28 September 2015 | guy-bellinger
Is forgetting a blessing? Is remembering a duty?
Barbet Schroeder's last opus could not be more aptly titled than "Amnesia". His film indeed concerns not one but three different cases of chosen amnesia : one symbolized by a nightclub whose (actual) name, "Amnesia", suggests a place where you forget your problems and where you dance to a new type of music (electronic dance) that obliterates the music of the past ; the second sort of willful oblivion is the one exercised by Jo, the young German musician of the story, his mother, his grandfather and by extension, the bulk of the German people when it comes to the Nazi past of their country ; the third kind of intended forgetfulness is embodied by the heroin, Martha, who, after being traumatized by Nazi acts of violence she once witnessed has vowed to reject everything German, starting with speaking her mother tongue.
All these notions materialize in a plot taking place on the island of Ibiza in the early 1990s, shortly after Reunification, and revolving around Martha, the German woman who does not want to hear about anything German. Sixty-year-old and happy with the house she lives in and the lovely nature surrounding it, Martha lives by herself most of the time. One day though, her new neighbor Jo, a young musician from Berlin, lands on her doorstep in need of something. And despite his being received coolly on this occasion, the young man soon grows fond of her, and she of him. But the odd thing is that both communicate in English, Jo being unaware Martha is German. How will Jo react when he learns that her new friend is German like him without her telling him and realizes how ludicrous it is for the two of them to express themselves in a foreign idiom instead of their mutual native language...?
As you can see, the storyline is thin, very thin : it definitely lacks the scope necessary to do full justice to the lofty themes Barbet Schroeder, the director of such great movies as "More", "Reversal of Fortune" or "Terror's Advocate", has undertaken to deal with. Yet the result is an interesting, at times touching, albeit quite uneven little film, the first part faring better than the second one. Which is too bad since in such a case the final impression you get is negative even if, as a whole, the movie is quite acceptable. The trouble in this section, as a matter of fact, is Barbet Schroeder's inability to give flesh to his characters, since they are used almost exclusively to convey ideas. In these conditions it comes as no surprise that "Amnesia" finds its nadir then, as illustrated by the dinner sequence in which Jo's grandfather (Bruno Ganz) confesses his guilt. Meant as an emotional climax the scenes not only fail to shake the viewer but sink into grandiloquence and ridicule as well. Simply because the director has not managed to make us believe the grandfather was a human being; to us he is only the puppet of an abstract notion.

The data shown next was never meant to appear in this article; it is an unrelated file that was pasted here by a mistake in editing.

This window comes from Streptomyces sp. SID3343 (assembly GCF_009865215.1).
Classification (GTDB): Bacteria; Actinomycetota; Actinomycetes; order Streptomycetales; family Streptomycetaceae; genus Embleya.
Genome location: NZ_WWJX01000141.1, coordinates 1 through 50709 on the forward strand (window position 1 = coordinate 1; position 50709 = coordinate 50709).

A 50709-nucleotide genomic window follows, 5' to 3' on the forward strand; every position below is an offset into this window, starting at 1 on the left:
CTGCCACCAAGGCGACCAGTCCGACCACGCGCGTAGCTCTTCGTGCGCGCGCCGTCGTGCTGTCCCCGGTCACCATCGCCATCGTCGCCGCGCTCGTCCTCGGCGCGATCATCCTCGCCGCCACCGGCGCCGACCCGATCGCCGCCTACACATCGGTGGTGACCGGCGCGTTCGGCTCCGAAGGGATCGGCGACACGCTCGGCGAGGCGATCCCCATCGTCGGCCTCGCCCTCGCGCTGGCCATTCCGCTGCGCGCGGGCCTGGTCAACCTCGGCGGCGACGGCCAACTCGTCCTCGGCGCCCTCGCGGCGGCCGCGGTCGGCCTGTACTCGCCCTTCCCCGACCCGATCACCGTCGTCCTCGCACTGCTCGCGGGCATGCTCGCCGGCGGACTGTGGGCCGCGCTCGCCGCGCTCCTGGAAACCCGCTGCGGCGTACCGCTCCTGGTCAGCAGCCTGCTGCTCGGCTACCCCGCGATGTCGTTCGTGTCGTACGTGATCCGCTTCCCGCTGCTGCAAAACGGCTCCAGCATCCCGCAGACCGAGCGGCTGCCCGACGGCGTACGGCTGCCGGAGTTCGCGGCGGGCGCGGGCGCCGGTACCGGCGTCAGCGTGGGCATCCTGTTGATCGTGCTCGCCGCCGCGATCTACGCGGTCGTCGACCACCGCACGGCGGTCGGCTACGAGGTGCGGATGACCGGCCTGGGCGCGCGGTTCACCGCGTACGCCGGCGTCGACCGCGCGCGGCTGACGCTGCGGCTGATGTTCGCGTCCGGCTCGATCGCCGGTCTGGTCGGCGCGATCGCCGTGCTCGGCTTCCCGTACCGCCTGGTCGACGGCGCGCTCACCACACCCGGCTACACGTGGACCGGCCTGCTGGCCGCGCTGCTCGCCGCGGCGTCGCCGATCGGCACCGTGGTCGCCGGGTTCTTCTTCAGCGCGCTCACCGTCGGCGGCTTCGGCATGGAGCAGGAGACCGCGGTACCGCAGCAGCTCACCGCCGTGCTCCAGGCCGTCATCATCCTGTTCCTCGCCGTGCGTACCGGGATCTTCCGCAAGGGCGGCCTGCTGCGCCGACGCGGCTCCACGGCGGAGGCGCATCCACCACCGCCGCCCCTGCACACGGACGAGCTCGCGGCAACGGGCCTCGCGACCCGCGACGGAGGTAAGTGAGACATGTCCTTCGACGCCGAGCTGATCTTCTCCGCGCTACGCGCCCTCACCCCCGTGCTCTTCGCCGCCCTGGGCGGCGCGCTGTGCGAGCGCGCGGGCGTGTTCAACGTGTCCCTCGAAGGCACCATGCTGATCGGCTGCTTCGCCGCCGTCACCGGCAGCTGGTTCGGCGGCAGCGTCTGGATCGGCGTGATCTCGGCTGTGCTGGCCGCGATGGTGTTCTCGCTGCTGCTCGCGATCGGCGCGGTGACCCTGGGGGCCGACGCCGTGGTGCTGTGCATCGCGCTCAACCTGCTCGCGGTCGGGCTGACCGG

This is all the more regrettable as in the first part the writer- director has shown he could manage to delineate his characters with subtlety. Martha and Jo, unlike the grandfather, not only exist (both their qualities and defects are pinpointed) but they also react to each other (with amusement, annoyance, wonder, etc.) as any living creature does. Which is evidenced by a few scenes involving Marthe Keller (sparkling) and Max Riemelt (pleasant) oozing charm, emotion and humor. Unfortunately, ideas gradually erase life and prevent "Amnesia" from being the great film it could have been. Not a bad one either, for even if it does not satisfy you fully, it deals with an interesting subject and is performed by a wonderful actress. Sufficient reason indeed to justify buying a ticket at your favorite theater.